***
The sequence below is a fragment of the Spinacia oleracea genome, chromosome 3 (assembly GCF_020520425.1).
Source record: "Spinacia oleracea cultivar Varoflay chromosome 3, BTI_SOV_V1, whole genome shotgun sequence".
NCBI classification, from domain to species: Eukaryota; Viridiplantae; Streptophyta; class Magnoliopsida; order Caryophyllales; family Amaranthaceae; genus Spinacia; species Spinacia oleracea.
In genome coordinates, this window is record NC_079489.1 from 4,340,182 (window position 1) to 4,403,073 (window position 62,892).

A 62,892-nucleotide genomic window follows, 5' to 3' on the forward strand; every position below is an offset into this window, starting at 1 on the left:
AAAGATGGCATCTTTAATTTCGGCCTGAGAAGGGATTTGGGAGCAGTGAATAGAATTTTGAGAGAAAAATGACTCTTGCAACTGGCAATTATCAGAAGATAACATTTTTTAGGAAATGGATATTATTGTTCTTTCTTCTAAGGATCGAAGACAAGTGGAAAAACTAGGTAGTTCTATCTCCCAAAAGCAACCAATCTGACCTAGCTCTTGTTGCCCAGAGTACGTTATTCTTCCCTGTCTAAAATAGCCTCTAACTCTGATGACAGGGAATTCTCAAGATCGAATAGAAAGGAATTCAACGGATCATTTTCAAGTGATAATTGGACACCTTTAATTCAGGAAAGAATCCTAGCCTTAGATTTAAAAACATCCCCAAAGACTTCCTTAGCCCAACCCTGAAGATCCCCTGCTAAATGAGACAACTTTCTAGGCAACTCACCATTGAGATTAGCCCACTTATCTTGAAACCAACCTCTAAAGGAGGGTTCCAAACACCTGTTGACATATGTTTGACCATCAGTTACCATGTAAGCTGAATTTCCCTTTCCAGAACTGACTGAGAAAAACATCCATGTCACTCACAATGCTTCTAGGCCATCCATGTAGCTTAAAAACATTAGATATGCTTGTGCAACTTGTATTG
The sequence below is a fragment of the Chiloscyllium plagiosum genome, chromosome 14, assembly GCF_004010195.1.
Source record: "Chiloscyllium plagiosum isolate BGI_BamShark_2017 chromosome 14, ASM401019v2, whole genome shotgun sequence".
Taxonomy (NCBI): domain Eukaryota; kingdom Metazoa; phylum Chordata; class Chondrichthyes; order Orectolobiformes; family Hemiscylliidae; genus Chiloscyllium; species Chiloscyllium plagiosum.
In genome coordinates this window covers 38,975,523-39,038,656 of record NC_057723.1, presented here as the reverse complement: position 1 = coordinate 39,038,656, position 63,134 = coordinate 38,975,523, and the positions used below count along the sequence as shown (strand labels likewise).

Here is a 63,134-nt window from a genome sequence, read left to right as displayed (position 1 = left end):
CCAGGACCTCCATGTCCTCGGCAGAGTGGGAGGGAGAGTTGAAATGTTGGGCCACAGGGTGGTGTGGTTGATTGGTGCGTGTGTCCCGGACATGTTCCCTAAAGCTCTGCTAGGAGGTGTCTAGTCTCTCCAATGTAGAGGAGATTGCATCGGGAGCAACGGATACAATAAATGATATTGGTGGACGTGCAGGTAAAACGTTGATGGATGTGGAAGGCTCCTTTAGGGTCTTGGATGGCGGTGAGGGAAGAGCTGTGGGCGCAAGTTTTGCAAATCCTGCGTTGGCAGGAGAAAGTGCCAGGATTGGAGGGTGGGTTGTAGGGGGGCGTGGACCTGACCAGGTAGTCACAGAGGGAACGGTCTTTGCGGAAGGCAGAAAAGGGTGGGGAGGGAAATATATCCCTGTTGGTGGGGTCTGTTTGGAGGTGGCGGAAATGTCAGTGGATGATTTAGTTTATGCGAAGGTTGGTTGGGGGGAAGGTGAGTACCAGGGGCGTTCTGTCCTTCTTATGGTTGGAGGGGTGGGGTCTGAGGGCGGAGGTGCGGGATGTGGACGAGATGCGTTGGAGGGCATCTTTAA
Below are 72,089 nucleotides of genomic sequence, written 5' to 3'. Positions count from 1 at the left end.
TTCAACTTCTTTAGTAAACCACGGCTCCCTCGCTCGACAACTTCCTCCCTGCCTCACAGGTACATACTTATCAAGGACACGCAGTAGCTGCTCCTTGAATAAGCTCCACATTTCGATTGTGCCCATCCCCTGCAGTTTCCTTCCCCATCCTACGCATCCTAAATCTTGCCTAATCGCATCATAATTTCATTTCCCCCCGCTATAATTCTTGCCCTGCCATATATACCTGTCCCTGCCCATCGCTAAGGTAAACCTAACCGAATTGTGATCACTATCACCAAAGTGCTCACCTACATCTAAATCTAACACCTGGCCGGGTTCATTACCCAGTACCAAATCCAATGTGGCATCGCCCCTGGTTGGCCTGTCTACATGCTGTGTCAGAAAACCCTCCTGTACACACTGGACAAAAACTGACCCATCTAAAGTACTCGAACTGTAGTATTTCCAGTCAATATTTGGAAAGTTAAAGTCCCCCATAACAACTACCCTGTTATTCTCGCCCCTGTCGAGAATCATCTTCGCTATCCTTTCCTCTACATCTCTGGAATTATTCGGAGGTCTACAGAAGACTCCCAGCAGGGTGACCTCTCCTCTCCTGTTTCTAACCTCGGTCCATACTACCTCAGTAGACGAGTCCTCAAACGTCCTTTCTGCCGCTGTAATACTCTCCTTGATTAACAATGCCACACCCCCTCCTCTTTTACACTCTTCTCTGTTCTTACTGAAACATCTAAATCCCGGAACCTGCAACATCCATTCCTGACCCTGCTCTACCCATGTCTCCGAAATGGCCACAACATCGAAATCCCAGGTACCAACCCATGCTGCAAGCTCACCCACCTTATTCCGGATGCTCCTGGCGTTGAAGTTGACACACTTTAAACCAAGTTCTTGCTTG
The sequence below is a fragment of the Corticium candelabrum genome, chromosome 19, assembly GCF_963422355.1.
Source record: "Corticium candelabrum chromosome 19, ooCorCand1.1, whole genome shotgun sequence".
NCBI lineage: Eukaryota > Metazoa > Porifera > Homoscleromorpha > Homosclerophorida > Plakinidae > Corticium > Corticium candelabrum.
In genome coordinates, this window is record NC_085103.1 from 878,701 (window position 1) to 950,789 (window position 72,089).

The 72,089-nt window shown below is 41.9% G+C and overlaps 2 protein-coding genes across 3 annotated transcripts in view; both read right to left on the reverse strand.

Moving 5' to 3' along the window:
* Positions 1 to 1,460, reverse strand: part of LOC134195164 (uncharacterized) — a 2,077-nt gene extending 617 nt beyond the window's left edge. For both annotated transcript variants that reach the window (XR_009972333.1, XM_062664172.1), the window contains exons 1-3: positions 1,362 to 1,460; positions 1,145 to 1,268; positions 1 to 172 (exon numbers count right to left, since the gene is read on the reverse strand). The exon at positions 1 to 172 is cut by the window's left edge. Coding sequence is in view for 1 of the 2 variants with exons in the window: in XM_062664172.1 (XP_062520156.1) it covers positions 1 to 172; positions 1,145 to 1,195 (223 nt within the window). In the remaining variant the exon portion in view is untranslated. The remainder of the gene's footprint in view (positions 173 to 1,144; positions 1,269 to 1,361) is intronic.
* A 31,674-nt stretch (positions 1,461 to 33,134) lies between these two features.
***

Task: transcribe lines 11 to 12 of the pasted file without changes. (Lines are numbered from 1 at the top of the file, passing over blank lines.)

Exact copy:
Here is a 63,134-nt window from a genome sequence, read left to right as displayed (position 1 = left end):
CCAGGACCTCCATGTCCTCGGCAGAGTGGGAGGGAGAGTTGAAATGTTGGGCCACAGGGTGGTGTGGTTGATTGGTGCGTGTGTCCCGGACATGTTCCCTAAAGCTCTGCTAGGAGGTGTCTAGTCTCTCCAATGTAGAGGAGATTGCATCGGGAGCAACGGATACAATAAATGATATTGGTGGACGTGCAGGTAAAACGTTGATGGATGTGGAAGGCTCCTTTAGGGTCTTGGATGGCGGTGAGGGAAGAGCTGTGGGCGCAAGTTTTGCAAATCCTGCGTTGGCAGGAGAAAGTGCCAGGATTGGAGGGTGGGTTGTAGGGGGGCGTGGACCTGACCAGGTAGTCACAGAGGGAACGGTCTTTGCGGAAGGCAGAAAAGGGTGGGGAGGGAAATATATCCCTGTTGGTGGGGTCTGTTTGGAGGTGGCGGAAATGTCAGTGGATGATTTAGTTTATGCGAAGGTTGGTTGGGGGGAAGGTGAGTACCAGGGGCGTTCTGTCCTTCTTATGGTTGGAGGGGTGGGGTCTGAGGGCGGAGGTGCGGGATGTGGACGAGATGCGTTGGAGGGCATCTTTAA